A lot of grey in 'Black and White'

JIM SLOTEK, QMI Agency

, Last Updated: 12:27 PM ET

Family Portrait In Black And White -- a documentary that was shortlisted for this year's Oscars -- is only superficially true to its title.

It presents Olga Nenya, a woman in the Ukrainian city of Sumy who has taken in foster children -- most of them mixed-race -- by the dozens.

The racial aspect of the story gets pounded home in the first few minutes, with interviews among the local skinhead population about beating up "subhumans," and rants about racial inbreeding from Olga's vodka soused neighbours.

But there are many shades of grey -- and plenty of narrative holes -- in this story of a woman who keeps kids like cats, who is under a barrage of threats from local child care authorities, and to whom some of her own foster children compare to Stalin.

It does seem as if Olga's only friends in the world are foreigners. Her house, as chicken-cooped as it is, is paid for by a British charity. She is in constant contact with adoption groups who "lend out" her foster kids to homes in Italy (although she is adamantly, and possibly unethically, opposed to any and all permanent adoptions).

On the other hand, if Family Portrait In Black And White's picture of the unfriendly reception of blacks in Ukraine is to be believed, the worst conditions in her home are preferable to the persecution that awaits outside.

In one case, a Ghanaian student is interviewed about the child he had with a Ukrainian woman who gave the child up (one of Olga's brood), and a "racist" local law that demands he pay an unaffordable $5,000 for a DNA test to prove he is the biological father. Bureaucracy prevents father and son, who want to be together, from connecting.

Family Portrait pays particular attention to the children Olga has "problems" with, and her penchant towards favouritism. The most charismatic teen, Kiril, is academically-driven and is offered scholarships. But Olga openly dislikes him because he neglects chores to study (it's Kiril, who when finally on his own in university in Kiev, who compares her to Stalin).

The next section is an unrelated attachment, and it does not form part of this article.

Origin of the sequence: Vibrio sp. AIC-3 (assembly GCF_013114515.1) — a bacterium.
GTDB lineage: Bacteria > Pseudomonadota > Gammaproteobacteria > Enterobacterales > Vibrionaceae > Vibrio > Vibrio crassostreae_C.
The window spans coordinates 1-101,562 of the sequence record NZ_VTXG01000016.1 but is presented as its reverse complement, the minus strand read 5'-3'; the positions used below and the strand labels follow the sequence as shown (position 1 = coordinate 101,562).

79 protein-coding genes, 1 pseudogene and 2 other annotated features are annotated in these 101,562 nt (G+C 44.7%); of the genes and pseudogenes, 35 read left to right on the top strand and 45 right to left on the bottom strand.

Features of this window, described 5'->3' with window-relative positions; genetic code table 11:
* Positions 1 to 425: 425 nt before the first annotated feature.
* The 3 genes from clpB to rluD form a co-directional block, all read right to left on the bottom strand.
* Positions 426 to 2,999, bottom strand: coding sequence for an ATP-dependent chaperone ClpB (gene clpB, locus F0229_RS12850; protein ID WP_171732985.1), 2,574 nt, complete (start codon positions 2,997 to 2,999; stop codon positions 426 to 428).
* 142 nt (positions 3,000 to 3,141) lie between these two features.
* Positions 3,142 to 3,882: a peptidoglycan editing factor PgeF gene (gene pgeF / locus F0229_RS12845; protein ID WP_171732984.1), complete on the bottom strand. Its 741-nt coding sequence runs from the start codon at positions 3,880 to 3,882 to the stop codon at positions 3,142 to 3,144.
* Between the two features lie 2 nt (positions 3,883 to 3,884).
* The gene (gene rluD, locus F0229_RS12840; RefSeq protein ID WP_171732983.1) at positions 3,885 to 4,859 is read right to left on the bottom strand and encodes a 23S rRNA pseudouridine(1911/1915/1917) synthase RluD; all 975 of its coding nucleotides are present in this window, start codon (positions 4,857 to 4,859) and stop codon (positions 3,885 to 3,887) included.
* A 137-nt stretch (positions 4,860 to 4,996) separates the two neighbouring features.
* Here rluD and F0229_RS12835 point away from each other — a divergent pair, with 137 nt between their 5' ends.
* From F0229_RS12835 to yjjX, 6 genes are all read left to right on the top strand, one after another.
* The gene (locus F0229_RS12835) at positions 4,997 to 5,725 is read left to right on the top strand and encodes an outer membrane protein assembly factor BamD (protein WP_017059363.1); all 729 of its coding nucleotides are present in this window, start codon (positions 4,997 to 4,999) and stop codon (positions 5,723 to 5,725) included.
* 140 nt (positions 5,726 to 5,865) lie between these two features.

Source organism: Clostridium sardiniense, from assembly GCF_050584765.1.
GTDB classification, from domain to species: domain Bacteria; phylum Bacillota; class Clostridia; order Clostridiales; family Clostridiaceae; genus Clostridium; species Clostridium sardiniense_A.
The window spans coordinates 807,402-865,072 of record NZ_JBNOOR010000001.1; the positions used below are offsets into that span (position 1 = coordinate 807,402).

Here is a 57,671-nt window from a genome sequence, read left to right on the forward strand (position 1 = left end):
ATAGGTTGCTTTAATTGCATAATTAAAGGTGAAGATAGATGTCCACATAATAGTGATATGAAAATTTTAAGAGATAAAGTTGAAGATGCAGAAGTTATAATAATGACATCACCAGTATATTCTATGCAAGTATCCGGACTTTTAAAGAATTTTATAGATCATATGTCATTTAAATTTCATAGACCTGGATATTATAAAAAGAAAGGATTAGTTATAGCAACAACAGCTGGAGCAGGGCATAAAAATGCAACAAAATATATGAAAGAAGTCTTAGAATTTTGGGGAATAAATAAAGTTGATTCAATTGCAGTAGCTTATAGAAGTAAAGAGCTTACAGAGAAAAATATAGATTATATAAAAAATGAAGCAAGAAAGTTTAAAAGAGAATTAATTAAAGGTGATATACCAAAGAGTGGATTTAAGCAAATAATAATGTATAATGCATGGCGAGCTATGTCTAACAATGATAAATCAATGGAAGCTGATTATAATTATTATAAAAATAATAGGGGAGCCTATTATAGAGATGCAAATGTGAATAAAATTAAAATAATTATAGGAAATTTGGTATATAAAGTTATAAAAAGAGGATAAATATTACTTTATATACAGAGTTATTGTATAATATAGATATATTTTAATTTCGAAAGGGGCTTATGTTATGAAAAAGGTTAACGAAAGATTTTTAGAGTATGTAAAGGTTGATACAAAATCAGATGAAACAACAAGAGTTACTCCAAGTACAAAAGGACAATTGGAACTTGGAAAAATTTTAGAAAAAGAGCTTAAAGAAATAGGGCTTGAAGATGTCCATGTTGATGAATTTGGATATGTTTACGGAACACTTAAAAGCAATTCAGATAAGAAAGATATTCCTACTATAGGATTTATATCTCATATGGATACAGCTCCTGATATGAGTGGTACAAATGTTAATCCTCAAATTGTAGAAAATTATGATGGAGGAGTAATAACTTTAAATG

Similarly chafing is Roman, a gifted soccer player whose coach begs Olga to let him play with an eye on an athletic scholarship. Again, she trumps up excuses to keep him off the pitch, accompanied by shrieking scolds over his failure to put away his clothes.

There are other "rebels," including teenage Anya, who refuses to leave her comparatively flush Italian foster family. And then there are the rest (including Andrey, who has severe mental issues), who maintain an almost cult-like devotion to the woman who rescued them from orphanages.

There is so much unspoken, something that makes warning bells ring about much of what we see in Family Portrait In Black And White. Olga may even be a little unbalanced. And yet, as harsh and demanding as life is in her barracks, there is something clearly darker out there that keeps most of the kids with her.

It should be incumbent on director Julia Ivanova to provide focus. Instead she is all over the narrative maps, finding scattered dots and leaving the connections to the viewer.

 


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